Mumbai: Reserve Bank of India (RBI) governor D. Subbarao went against the majority view of the external members on the central bank’s technical advisory committee (TAC) on monetary policy when he reversed the rate-tightening cycle in April and slashed the repo rate in a bid to shore up flagging growth.
Four out of six external members on RBI’s technical committee suggested that the central bank should keep interest rates on hold, according to the minutes of the committee released by the central bank on Monday. “They felt that unless supply-side constraints were addressed and relevant measures taken to revive investment activity, the reduction in the policy rate would not have any impact,” RBI said on its website.
The other two members wanted the policy rate to be reduced by 25 basis points (bps). In the event, RBI cut the repo rate, at which it lends overnight funds to banks, by 50 bps to 8% in its annual monetary policy review on 17 April. One basis point is one-hundredth of a percentage point.
This was the first cut in rates since April 2009, marking the reversal of the monetary policy stance that has focused on containing inflation in the past three years.
The seven external members of TAC are RBI board member Y.H. Malegam, former deputy governor Rakesh Mohan and economists Shankar Acharya, Sudipto Mundle, Errol D’Souza, Ashima Goyal and Indira Rajaraman.
Malegam did not attend the meeting, according to the minutes.
The committee is chaired by governor Subbarao and advises RBI on monetary policy.
Of the four who suggested a pause, one said the cash reserve ratio (CRR) should be reduced by 50 bps, while the other three didn’t suggest any changes. CRR is the amount of deposits banks set aside with RBI for no interest.
One of the members who suggested that the repo rate be reduced by 25 bps also wanted a reduction in CRR by 50 bps.
CRR, which was unchanged in the April policy, had been reduced by a cumulative 125 bps in two steps since January, to increase the supply of cash in the system.
RBI said in April that the chances of any further reduction in the policy rate were low because rising inflation may limit its ability to do so.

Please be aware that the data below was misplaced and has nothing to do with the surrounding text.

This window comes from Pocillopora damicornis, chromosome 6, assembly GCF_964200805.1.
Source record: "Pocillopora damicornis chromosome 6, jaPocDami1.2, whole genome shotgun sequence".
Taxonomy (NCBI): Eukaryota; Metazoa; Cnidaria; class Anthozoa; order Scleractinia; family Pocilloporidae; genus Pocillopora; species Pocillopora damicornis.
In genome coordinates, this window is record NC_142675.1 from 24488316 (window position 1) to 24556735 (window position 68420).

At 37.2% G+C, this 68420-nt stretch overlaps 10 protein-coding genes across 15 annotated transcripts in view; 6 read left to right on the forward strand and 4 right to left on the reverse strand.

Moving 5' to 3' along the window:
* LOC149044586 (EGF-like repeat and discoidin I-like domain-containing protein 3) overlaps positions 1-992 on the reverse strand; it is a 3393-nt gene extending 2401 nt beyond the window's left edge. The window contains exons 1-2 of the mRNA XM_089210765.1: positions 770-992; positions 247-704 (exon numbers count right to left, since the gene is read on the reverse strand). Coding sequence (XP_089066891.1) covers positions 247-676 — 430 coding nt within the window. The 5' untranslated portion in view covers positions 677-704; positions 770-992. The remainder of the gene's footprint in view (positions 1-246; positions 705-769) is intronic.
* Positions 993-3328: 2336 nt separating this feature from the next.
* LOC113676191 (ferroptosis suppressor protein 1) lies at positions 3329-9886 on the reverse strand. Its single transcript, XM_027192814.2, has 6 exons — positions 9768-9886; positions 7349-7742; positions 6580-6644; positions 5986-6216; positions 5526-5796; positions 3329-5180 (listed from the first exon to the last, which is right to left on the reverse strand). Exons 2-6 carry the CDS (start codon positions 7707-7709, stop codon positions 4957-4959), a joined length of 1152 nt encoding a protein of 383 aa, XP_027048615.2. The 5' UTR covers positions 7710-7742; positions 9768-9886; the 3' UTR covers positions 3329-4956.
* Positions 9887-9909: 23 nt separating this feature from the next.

The figures released on Monday showed India’s inflation unexpectedly accelerated in April, lowering the chances of any further rate cuts by RBI. The benchmark Wholesale Price Index rose 7.23% from a year earlier, after climbing 6.89% in March. A median of 32 estimates in a Bloomberg survey was for a 6.67% gain.
In the meeting that took place 11 April, the committee members noted the significant moderation in both headline and non-food inflation.
“However, they were concerned with several upside risks to inflation from global commodity prices, high fiscal deficit, suppressed inflation and a sharp increase in real rural wages,” RBI said.
Committee members wanted RBI to assign more weight to preserving external stability, with some even suggesting that the rupee be allowed to depreciate.
“Our policy should be more proactive in managing current account deficit (CAD) risks... The focus should be on bringing down CAD to a sustainable level. (In) the presence of significant inflation differential between India and the rest of world and subdued capital inflows, the exchange rate should be allowed to depreciate,” the minutes said.
On Monday, the rupee fell to a record close of 53.97 to the dollar, even as traders said the Indian currency was set to slump further and the central bank will be unable to stem the slide as the rupee is following global cues, not domestic ones. The Monday close was near the lowest intra-day level of 54.30 the rupee reached on 15 December.
RBI has been posting minutes of the TAC meetings on its website since February 2011, with a lag of roughly four weeks after the meetings.